The Pregnancy Physical Activity Questionnaire (PPAQ) assesses physical activity practices of pregnant women. The purpose of this study was to identify specific pregnancy practices that were associated with a healthy gestational weight gain (GWG).
Associations between PPAQ scores, pedometer steps, energy intakes (EI), energy expenditures (EE), and rate of GWG were assessed for 61 pregnant women in their second or third trimester during a home visit. Principle component analyses (PCA) were used to cluster PPAQ questions into Factors associated with either rate or total GWG, physical activity (PA), EE, EI, and parity.
PCA identified 3 Factors: Factor 1 associated EE with parity and child care; Factor 2 clustered several structured exercise activities; and Factor 3 grouped walking, playing with pets, and shopping with pedometer steps. Only Factor 3 clustered steps with weekly rate of GWG. EI was not associated with PA or GWG.
PCA analysis identified 15 of 32 PPAQ questions that were related to increased physical activity in pregnant women, but only walking and pedometer steps were associated with GWG. Our analysis supports daily walking as the preferred PA for achieving a healthy rate of GWG.
Amy E. Montpetit, Hugues Plourde, Tamara R. Cohen and Kristine G. Koski
A “fit pregnancy” requires balancing energy expenditure with energy intake (EI) to achieve appropriate gestational weight gains (GWG), healthy infant birth weights (IBW), and minimal postpartum weight retention (PPWR). Our objective was to develop an integrated conceptual framework to assess the contribution of prepregnancy weight (PP-BMI), EI, and physical activity (PA) as determinants of GWG, IBW, and PPWR.
Pregnant women (n = 59) were recruited from prenatal classes. Energy intake was estimated using 3 24-hr diet recalls and PA using a validated PA questionnaire and a pedometer. Telephone interviews at 6-weeks postpartum assessed self-reported GWG, IBW, and PPWR. Hierarchical multiple regression analyses were used to explore the potential predictors of GWG, IBW, and PPWR.
Prepregnancy BMI was associated with GWG, and EI was associated with IBW; each model captured only 6%–18% of the variability. In contrast, PPWR was predicted by PP-BMI, GWG, and EI, which together explained 61% of its variability, whereas GWG alone explained 51% of the variability in PPWR.
Modeling the relationship using hierarchical models suggests that PP-BMI, prepartum PA, and EI differentially impact GWG, IBW, and PPWR.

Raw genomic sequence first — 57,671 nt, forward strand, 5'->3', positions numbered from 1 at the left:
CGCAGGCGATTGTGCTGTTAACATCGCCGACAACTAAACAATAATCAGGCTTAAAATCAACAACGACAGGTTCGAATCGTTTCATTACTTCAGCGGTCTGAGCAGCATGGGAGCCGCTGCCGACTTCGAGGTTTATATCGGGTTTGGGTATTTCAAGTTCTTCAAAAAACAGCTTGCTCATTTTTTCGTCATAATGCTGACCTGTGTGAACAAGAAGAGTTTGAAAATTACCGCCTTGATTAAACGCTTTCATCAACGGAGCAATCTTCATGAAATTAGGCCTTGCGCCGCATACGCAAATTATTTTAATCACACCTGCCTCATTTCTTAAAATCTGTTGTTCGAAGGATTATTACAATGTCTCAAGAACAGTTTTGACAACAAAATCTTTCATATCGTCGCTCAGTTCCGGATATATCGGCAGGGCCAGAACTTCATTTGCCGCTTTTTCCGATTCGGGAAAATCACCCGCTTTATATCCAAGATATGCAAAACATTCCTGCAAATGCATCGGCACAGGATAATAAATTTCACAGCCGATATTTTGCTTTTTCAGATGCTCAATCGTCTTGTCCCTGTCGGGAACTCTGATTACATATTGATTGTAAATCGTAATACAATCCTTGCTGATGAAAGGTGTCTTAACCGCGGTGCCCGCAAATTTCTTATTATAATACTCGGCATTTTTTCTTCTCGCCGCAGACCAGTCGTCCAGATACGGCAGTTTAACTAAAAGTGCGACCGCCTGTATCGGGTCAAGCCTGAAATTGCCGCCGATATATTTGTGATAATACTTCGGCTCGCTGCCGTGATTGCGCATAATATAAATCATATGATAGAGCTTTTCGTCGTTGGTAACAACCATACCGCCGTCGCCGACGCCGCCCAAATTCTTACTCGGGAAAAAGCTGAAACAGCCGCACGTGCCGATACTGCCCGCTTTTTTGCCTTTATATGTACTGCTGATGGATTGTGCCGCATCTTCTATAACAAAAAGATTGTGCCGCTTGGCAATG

Roberta Bgeginski, Diogo A. DeSousa, Bruna M. Barroso, Janete Vettorazzi, Michelle F. Mottola, Felipe B. Schuch and José Geraldo L. Ramos
The Physical Activity Readiness Medical Examination (PARmed-X) for Pregnancy aims to facilitate the communication between the health care provider, the fitness professional and the pregnant woman. The purpose of the current study was to test the psychometric properties of the Brazilian Portuguese version of the PARmed-X for Pregnancy.
Reliability and validity of psychometric properties of the Brazilian Portuguese version of the PARmed-X for Pregnancy were tested in 107 women recruited from the Hospital de Clínicas de Porto Alegre. Participants completed the first page of the instrument twice with a minimal interval of 1 week for test-retest reliability analysis. The absolute and relative contraindications to exercise on page 2 of the document were completed by the obstetrician.
Results indicated good evidence of construct validity. The isolated items in the PARmed-X document presented a large heterogeneity in kappa coefficients ranging from very low estimates to perfect estimates. The overall indication of prescription of physical activity, nonetheless, presented a good kappa coefficient of 0.749.
The Brazilian Portuguese version of the PARmed-X for Pregnancy can be applied as a valid tool for medical screening by health care providers to help inform safe exercise prescription during pregnancy.
Paul J. Collings, Diane Farrar, Joanna Gibson, Jane West, Sally E. Barber and John Wright
levels. Methods Born in Bradford (BiB) is a prospective birth cohort study of 12,453 women who were recruited at 26- to 28-weeks gestation and who delivered 13,818 live births between 2007 and 2010. Full study details are provided elsewhere. 14 In a pseudorandomly selected subgroup of BiB participants